Understand Surround Sound Systems

Surround Sound is the concept of expanding spatial imaging of sound playing from 1 dimension (mono / left right) to two or three dimensions. It is often used for a more realistic sound environment that is actively implemented in theater sound systems, technical theater, home entertainment, video arcades, computer games and a growing number of other applications. Many popular surround sound formats have evolved over the years. These include ambisonics, quadraphonic, Dolby 5.1 Surround sound, DTS and MP3 Surround.

Surround sound can be created using various methods. The easiest to understand, several speakers use the listener to play audio from different directions. Another approach involves processing the sound using psycho-acoustic audio localization methods to simulate a 3D sound field using headphones. The third approach, golf field synthesis, uses a very large number of speakers to generate the sound hologram of the original sound in the whole room (since 2004 is the only commercial implementation of this Iosono). Surrounding sound is not limited to placing speakers next to a flat (two-dimensional) plane. Vertically located sound sources can be considered.

Dolby Digital (DD) uses the AC-3 file format, which can decode any Dolby Digital Decoder to produce 5.1 audio. Dolby Digital is the technical name for Dolby’s multi-channel digital audio coding technique, more commonly called Dolby 5.1. A channel-coding process originally created by Dolby for theaters, AC-3 is later adapted for home use and is becoming the most common audio format for DVD.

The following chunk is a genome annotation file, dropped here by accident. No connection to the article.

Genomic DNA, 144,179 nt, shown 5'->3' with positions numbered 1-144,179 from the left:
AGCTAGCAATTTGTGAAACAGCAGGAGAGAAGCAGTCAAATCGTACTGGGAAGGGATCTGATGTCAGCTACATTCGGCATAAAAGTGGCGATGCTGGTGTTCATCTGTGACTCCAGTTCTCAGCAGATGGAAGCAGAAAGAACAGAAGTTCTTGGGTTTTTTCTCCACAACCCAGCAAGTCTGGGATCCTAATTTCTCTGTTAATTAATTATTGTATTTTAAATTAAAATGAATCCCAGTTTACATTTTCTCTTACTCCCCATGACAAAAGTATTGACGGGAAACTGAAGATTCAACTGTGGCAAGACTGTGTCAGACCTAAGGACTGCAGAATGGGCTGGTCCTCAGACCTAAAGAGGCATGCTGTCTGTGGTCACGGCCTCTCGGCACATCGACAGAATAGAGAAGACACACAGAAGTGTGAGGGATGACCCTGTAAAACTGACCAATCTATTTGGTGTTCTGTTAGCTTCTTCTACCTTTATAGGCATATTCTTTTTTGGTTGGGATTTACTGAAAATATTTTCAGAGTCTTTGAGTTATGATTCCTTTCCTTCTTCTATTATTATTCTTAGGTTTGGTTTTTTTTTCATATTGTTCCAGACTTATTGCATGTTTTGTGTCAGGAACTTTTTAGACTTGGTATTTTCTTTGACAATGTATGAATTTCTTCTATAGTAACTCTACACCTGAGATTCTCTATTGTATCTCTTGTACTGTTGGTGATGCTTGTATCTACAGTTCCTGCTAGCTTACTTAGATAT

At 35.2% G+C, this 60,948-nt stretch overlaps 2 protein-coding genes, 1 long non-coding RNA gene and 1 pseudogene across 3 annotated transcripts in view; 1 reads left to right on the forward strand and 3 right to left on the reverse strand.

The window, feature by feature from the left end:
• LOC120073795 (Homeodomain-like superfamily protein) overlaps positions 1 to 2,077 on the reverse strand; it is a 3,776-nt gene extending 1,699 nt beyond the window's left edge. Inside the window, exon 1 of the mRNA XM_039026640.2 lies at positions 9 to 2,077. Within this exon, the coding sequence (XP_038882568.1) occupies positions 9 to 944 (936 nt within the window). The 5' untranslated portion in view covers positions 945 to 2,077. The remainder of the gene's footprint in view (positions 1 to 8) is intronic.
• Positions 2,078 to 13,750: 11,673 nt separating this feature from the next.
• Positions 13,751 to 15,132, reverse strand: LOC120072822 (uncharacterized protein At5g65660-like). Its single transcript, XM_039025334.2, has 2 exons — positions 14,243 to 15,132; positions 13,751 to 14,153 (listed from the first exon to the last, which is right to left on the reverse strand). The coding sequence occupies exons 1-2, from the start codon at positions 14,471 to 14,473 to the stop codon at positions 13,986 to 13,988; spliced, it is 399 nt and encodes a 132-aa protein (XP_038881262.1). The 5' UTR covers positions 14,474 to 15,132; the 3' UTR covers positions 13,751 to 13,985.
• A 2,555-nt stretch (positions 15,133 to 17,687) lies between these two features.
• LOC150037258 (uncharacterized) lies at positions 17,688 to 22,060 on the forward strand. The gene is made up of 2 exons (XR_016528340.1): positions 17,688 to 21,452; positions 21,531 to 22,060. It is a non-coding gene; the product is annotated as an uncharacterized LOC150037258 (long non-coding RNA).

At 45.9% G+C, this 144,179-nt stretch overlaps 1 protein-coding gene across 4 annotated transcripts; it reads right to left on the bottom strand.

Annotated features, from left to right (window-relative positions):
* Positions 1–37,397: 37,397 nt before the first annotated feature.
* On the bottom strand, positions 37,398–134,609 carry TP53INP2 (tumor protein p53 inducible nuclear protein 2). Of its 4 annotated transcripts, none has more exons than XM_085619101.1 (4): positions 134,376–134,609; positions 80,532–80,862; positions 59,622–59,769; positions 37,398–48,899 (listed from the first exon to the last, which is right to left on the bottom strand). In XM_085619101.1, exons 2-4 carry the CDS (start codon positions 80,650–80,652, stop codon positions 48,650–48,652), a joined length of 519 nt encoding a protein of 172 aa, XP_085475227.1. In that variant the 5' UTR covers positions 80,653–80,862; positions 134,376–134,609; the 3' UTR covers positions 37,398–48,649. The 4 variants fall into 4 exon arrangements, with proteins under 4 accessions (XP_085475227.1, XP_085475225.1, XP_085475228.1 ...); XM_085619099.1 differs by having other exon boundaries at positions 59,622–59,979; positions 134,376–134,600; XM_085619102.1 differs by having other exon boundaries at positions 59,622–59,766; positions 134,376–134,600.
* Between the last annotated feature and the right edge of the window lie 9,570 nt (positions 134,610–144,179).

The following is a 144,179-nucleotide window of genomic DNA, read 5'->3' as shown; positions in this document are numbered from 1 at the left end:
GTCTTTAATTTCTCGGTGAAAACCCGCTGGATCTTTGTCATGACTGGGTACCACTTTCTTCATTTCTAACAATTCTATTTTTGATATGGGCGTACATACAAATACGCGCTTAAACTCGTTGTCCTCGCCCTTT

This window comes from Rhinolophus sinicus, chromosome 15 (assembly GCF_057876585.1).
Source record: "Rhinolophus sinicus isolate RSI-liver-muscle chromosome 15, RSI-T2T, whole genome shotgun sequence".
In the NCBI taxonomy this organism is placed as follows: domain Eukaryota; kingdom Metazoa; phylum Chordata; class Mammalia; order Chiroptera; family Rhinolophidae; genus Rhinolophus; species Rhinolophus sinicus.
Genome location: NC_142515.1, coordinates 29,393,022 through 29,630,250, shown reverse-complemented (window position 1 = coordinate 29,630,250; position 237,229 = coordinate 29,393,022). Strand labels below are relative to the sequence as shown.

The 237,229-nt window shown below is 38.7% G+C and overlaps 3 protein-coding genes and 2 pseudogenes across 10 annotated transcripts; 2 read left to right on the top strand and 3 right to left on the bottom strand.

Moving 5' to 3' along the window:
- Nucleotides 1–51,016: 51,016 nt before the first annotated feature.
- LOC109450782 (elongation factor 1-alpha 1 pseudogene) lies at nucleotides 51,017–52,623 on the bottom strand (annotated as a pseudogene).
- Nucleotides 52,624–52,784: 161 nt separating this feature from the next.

Six discrete audio channels:

3 front left-hand speakers – left (L), middle (C) and right (R)

2 for surround or rear surround (SL) and surround right (SR) surround speakers

1 low frequency Effective (LFE) channel carries basic audio effects supported from 10 Hz to 120 Hz, which can be used by a subwoofer. (This is the ‘.1’ in ‘5.1’.)

DTS is a code / decoding process that delivers 5.1 channels of “master quality” audio to CD, CD-R and DVD. Each DTS encoded disk represents a sonic “clone” of the original movie soundtrack.

The difference between Dolby Digital (AC-3) and DTS is:

DTS offers a deeper and stricter low-frequency presence.

DTS sounds breathless. Transparency

AC-3 gives the impression that something is missing from the mix.

At lower bitrate AC -3 starts to sound like MP3s encoded at low quality 96kbps

(artefacts)

DTS is more three-dimensional. The sound actually moved from the individual speakers to sound more full. This fullness was most apparent with the music. Instead of just coming from the speakers, the DTS filled the front soundtrack not only from side to side, but also with depth. Bass propagation is also more defined in the DTS version, which leaves the DD edition that looks muddy.

Dolby Digital contains dialog normalization, which changes the decoded level of the soundtrack. The typical setting reduces the level by 4 dB; Other reduction levels are possible. In most decoders, this leads to a decrease in signal and dynamic range.

Dolby Digital also offers a stereo down mixing feature as a substitute for a dedicated stereo mix. However, many production engineers acknowledge that they often need to edit the original 5.1 blends to achieve acceptable stereo blends. Therefore, the 5.1 mix on many Dolby Digital DVDs may differ from the original master.

5.1 Surround Sound Headphones:

While the traditional surround sound method as described above, many speakers use to produce the entire sound field, the surround sound mix is ​​limited to a two-channel stereo mix when using headphones. Therefore, the latest developments in surround sound technology include 5.1 surround sound headphones, so you can get the same sound quality and surround sound experience without making neighbors or disturbing roommates.

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